Today's EU is in one (of its many) crises: Britain and France demand – in the name of EU solidarity – that Eastern European member states must welcome more African immigrants. But why should they? They know that Africans are largely victims of British and French robbery colonialism and capitalism. And although it is not comme il faut To point it out, it's not so long ago that they fought with the Soviet Union to end colonialism. Obvious conclusion of Eastern Europeans: African immigrants are the UK and France's responsibility, not theirs.

The navel of the world

Les Augustins confessions from the year 397: His problematic God is your problematic mission civilian. You pay tribute to Western civilization, so why not enjoy one of its highlights?

Peace scientists must bring forth the benefits of peace, not just the cost of violence.

The Vietnam War (2017) – a film directed by Ken Burns and Lynn Novick – is the same old story: told only from the perspective of the United States, as if not three million Vietnamese were killed by the United States, and their relatives did not exist. Is it really still possible to launch such a crazy punishment? The Vietnam War from the US perspective would have been an honest title. Millions upon millions of people's views of the United States were changed by this war.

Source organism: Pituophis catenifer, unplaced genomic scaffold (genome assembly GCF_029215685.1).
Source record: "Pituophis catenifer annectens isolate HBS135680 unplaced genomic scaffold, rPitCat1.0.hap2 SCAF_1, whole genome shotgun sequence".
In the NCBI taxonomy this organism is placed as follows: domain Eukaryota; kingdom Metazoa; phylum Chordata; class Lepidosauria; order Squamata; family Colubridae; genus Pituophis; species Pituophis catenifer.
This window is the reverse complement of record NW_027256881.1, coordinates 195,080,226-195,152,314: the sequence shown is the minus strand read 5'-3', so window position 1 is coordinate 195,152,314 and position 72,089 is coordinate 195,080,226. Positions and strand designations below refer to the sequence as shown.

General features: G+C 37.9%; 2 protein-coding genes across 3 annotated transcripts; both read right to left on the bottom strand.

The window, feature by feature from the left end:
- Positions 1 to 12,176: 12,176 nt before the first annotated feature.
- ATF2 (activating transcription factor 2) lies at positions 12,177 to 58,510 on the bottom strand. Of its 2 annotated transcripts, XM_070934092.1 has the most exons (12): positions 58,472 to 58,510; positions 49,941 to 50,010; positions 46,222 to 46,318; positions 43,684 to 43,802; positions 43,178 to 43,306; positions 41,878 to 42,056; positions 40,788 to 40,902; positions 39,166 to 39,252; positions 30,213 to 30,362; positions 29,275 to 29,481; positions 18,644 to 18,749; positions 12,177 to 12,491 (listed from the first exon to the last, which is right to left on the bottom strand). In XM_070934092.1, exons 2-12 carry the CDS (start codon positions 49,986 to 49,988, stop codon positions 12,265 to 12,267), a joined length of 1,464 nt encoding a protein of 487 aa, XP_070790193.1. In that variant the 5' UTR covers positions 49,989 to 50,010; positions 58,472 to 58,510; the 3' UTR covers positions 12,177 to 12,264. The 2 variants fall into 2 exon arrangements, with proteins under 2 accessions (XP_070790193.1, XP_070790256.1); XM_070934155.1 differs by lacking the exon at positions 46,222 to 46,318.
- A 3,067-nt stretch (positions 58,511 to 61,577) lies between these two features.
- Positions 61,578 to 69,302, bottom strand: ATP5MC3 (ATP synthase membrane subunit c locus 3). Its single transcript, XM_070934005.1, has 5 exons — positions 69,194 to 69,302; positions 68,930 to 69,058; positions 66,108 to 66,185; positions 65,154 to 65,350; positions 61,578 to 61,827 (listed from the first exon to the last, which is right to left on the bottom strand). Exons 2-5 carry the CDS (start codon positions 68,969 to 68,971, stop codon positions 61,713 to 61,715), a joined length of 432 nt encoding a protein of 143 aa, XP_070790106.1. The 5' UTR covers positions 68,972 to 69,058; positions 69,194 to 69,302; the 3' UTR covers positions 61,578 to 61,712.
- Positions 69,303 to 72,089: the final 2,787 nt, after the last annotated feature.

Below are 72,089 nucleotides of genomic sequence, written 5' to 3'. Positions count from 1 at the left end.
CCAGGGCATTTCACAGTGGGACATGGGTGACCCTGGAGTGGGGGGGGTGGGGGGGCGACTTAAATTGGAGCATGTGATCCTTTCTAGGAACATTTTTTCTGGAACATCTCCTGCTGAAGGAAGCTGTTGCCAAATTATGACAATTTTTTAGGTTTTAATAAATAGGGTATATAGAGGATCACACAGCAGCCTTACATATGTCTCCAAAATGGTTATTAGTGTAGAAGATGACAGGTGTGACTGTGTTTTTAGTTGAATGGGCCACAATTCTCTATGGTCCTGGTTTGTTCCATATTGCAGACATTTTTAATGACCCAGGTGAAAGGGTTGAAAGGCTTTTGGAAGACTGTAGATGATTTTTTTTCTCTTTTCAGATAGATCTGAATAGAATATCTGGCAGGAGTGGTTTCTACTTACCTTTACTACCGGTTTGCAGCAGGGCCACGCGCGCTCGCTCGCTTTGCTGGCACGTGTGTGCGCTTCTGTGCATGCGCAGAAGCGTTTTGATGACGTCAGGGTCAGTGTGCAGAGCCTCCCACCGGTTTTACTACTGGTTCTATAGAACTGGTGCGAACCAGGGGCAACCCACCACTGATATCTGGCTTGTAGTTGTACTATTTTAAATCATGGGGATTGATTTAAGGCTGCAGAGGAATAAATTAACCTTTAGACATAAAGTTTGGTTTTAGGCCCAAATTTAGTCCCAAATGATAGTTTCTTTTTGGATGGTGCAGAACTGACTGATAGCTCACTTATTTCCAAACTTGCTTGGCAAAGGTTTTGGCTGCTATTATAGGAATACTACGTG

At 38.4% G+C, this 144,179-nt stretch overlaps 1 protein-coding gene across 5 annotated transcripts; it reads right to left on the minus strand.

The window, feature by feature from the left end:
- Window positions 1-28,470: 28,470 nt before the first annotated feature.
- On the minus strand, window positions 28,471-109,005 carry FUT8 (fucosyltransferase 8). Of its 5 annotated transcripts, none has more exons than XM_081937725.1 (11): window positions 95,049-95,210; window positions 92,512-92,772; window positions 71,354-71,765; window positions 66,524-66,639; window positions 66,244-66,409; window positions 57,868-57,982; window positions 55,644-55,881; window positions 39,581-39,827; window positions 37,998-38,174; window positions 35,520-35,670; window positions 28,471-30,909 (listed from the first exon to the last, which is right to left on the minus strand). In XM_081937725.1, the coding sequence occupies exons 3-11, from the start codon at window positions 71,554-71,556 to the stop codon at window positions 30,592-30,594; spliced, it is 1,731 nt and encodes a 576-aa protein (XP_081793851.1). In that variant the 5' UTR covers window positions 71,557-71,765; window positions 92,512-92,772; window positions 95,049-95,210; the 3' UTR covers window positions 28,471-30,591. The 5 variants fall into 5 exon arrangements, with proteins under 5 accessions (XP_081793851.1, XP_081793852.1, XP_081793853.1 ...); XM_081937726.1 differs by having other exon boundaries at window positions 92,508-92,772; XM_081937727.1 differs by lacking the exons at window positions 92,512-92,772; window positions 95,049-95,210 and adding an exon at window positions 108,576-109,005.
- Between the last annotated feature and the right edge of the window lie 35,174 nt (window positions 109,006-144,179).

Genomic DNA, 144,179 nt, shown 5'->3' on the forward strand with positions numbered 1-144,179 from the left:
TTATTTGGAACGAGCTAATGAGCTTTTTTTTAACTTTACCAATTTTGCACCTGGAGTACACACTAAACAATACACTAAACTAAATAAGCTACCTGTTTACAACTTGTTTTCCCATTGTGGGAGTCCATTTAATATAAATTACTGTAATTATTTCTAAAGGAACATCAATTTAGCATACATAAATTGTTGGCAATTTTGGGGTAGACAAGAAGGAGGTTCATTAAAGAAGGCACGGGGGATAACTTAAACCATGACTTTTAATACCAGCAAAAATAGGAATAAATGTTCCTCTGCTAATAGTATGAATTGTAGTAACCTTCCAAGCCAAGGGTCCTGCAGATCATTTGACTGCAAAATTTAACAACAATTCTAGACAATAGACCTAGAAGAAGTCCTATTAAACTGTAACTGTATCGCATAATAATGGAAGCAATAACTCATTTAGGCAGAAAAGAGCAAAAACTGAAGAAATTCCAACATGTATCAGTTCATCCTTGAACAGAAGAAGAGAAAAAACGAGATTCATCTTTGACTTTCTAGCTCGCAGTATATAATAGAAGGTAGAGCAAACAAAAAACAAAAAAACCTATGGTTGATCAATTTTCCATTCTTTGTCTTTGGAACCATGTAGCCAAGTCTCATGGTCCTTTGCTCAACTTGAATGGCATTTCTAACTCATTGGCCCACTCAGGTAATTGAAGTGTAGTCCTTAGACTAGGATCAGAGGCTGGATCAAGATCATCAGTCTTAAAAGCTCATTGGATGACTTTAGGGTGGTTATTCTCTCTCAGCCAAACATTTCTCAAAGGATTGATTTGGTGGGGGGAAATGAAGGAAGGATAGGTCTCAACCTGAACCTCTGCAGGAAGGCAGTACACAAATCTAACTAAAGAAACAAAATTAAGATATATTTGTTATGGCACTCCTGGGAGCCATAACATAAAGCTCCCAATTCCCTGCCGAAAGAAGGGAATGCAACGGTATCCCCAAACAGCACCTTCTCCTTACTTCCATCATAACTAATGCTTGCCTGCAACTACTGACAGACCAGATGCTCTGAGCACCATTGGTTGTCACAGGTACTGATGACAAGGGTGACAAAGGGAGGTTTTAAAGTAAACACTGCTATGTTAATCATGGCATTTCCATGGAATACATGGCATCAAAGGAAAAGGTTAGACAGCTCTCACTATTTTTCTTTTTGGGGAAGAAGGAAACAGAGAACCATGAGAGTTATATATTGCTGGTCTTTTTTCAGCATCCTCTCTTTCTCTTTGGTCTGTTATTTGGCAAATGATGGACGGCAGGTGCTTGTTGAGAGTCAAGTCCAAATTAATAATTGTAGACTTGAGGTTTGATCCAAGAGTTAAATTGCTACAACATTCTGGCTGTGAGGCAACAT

Adding to the US war on Vietnam, economist and socialist Paul Krugman adds to "Trump's war on the poor," in a New York Times article, "which is being fought on several fronts. The decision to cut housing subsidies follows the decision to dramatically increase work requirements for food voucher recipients and Medicaid. "


However, there are two bright spots, both from France.

President Emmanuel Macron's speech to the US Congress was so honest that Trump limited his reaction to brushing dandruff from Macron's jacket. Macron is behaving like a European leader – yes, like a world leader. But it may be "a shortage of partners in Europe and the United States," as the New York Times recently wrote.